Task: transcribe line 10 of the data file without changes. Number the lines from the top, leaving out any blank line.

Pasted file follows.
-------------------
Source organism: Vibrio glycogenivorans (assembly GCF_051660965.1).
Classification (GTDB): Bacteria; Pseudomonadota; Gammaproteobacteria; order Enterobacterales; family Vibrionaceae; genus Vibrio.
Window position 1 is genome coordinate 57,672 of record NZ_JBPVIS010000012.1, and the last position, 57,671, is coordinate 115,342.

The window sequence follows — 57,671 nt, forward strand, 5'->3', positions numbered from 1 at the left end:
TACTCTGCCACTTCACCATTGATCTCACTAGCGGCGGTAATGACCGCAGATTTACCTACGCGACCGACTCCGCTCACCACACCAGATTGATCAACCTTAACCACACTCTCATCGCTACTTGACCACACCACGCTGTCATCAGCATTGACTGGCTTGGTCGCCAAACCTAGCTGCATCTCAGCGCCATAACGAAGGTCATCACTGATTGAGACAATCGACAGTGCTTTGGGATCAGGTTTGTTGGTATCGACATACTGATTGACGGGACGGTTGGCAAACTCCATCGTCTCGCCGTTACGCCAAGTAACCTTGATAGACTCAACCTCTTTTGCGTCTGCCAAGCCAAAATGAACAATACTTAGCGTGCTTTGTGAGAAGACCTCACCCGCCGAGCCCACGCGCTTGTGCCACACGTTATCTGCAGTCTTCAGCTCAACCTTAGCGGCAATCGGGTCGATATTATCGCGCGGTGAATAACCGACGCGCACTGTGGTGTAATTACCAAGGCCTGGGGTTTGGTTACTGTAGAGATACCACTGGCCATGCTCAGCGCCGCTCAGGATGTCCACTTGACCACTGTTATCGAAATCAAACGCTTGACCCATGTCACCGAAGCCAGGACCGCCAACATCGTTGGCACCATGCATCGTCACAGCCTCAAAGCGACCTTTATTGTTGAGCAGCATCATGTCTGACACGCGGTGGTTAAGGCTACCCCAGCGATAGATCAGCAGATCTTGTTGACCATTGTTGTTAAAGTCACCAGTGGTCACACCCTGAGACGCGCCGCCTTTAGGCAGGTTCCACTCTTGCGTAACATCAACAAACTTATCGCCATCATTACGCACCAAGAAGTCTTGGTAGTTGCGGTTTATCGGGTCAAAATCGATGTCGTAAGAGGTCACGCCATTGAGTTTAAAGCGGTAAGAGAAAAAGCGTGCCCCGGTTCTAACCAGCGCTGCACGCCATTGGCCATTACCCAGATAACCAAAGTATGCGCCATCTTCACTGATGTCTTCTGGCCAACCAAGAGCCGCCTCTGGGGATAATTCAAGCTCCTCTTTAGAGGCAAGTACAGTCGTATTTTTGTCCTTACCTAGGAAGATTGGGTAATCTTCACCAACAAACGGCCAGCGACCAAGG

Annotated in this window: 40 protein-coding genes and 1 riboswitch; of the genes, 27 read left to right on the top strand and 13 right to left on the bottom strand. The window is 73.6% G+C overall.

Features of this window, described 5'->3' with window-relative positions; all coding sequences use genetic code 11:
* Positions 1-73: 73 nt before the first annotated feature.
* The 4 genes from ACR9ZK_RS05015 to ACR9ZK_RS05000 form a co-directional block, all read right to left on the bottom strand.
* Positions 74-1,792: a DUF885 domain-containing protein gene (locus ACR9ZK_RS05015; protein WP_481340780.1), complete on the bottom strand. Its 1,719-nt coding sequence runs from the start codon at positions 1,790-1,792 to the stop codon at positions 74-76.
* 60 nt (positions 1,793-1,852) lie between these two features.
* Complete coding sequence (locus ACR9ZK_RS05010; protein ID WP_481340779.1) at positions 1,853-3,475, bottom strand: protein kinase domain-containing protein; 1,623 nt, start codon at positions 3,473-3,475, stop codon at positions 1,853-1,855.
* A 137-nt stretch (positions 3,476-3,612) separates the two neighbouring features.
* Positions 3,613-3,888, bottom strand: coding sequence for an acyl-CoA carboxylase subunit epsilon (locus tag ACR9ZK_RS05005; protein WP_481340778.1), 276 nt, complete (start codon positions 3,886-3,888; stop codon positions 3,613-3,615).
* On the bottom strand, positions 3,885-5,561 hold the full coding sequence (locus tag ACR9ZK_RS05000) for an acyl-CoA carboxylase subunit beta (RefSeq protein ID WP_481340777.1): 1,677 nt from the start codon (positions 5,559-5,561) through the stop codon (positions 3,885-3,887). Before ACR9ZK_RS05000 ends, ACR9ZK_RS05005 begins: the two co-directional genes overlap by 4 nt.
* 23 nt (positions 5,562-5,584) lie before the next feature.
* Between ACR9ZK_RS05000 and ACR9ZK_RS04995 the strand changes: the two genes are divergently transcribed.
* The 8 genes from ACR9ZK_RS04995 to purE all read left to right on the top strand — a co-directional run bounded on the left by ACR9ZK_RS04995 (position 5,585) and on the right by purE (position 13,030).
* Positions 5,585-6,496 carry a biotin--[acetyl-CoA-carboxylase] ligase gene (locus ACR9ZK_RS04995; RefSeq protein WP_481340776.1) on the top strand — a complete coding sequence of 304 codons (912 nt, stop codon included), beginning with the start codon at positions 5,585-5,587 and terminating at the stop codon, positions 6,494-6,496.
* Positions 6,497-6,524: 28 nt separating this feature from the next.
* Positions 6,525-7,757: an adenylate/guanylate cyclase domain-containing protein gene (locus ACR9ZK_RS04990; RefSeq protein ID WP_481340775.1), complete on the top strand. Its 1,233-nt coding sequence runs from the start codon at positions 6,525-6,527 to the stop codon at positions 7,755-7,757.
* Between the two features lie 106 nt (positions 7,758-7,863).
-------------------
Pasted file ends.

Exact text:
* Positions 74-1,792: a DUF885 domain-containing protein gene (locus ACR9ZK_RS05015; protein WP_481340780.1), complete on the bottom strand. Its 1,719-nt coding sequence runs from the start codon at positions 1,790-1,792 to the stop codon at positions 74-76.